Some Pacific counties have successfully kept out COVID-19. How did they do it, and how long can they remain coronavirus free?
COVID-19 was first identified in December 2019, in Wuhan, China and quickly spread across the world, resulting in a full-blown pandemic. As of today (24/08/20), over 23.5 million cases and 808,000 deaths have been reported across 188 countries/territories. Since its outbreak, news about the coronavirus has dominated our lives and it is hard to believe that there are countries that have not suffered a single COVID-19 case. However, 10 Pacific Island countries in Oceania remain free of coronavirus:
Kiribati, Marshall Islands, Micronesia, Nauru, Palau, Samoa, Solomon Islands, Tonga, Tuvalu, Vanuatu. North Korea and Turkmenistan have not declared any COVID-19 cases so far; however, many experts are concerned that their governments may be hiding the truth about infected people. Official health statistics in Turkmenistan are believed to be ‘notoriously unreliable’. In the case of North Korea, there has been speculation of coronavirus-related deaths amongst the military along the Chinese border.
How did these Pacific countries achieve what others could not? The answer is rather simple: ‘self-isolation’. Most of these countries went under lockdown as early as February and implemented strict travel bans to keep their citizens safe from the virus. It shows how swift response in the earliest stages of the pandemic is crucial in keeping the virus out. It is worth noting that these islands and their populations are very small. For example, Nauru is only 21 km2 and its population of 10,670 is the second smallest in the world after Vatican City. Nauru is also said to be the least visited country in the world. The situation is similar on neighbouring islands. These islands are coronavirus-free because of their unique characteristic of being isolated islands in the Pacific Ocean, therefore, travel bans are less of a challenge for them. But what is the cost of remaining coronavirus free?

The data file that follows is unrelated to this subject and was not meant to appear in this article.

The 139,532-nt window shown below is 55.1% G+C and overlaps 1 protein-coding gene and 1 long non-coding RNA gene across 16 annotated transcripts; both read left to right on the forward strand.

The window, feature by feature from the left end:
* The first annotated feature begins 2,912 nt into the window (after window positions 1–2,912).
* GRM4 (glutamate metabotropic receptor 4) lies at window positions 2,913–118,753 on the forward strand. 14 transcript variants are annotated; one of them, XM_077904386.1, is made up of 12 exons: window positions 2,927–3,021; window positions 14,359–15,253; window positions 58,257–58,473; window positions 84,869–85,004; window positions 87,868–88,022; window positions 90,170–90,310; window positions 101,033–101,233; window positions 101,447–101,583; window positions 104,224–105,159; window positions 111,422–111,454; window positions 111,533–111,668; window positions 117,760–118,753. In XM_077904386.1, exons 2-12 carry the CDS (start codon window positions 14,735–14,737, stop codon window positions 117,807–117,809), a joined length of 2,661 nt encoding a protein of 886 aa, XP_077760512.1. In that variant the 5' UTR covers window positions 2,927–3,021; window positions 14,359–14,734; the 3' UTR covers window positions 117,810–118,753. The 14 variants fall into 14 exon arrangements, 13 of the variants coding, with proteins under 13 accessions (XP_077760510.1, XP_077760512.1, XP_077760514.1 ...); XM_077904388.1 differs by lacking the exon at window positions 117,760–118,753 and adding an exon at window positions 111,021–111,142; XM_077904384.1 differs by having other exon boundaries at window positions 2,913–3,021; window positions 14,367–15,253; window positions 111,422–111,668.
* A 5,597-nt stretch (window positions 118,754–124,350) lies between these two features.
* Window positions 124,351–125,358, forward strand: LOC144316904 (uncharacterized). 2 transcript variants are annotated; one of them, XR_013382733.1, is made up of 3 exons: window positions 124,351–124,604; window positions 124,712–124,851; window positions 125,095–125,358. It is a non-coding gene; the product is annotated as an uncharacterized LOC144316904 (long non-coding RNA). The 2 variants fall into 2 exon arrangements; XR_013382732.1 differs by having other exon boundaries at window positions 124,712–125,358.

In Vanuatu, a large number (around 80%) of the population consists of ‘subsistence farmers’, who grow their own food and therefore rely on the local economy. These people are less worried about being cut off from the rest of the world. Palau, however, highly depends on tourists. Last year, almost a million people visited the island, which is five times Palau’s population. Considering that tourism makes up around 40% of the country’s GDP, strict travel bans are killing the economy. The boarders of Palau have been closed since March, so are hotels and souvenir shops. The people of the Marshall Islands are also struggling with both tourism and the fishing industry in decline. Boats that have been in infected countries are banned from entering the Marshall Islands and the country’s export has also fallen by 50%. Similarly to other countries, the government has offered financial support for individuals and local businesses, but it will not offset the long-term economic effects of the lockdown. The Australian government has also provided financial assistance to ten countries in the region. The Pacific countries are infection-free but not free from the impact of coronavirus.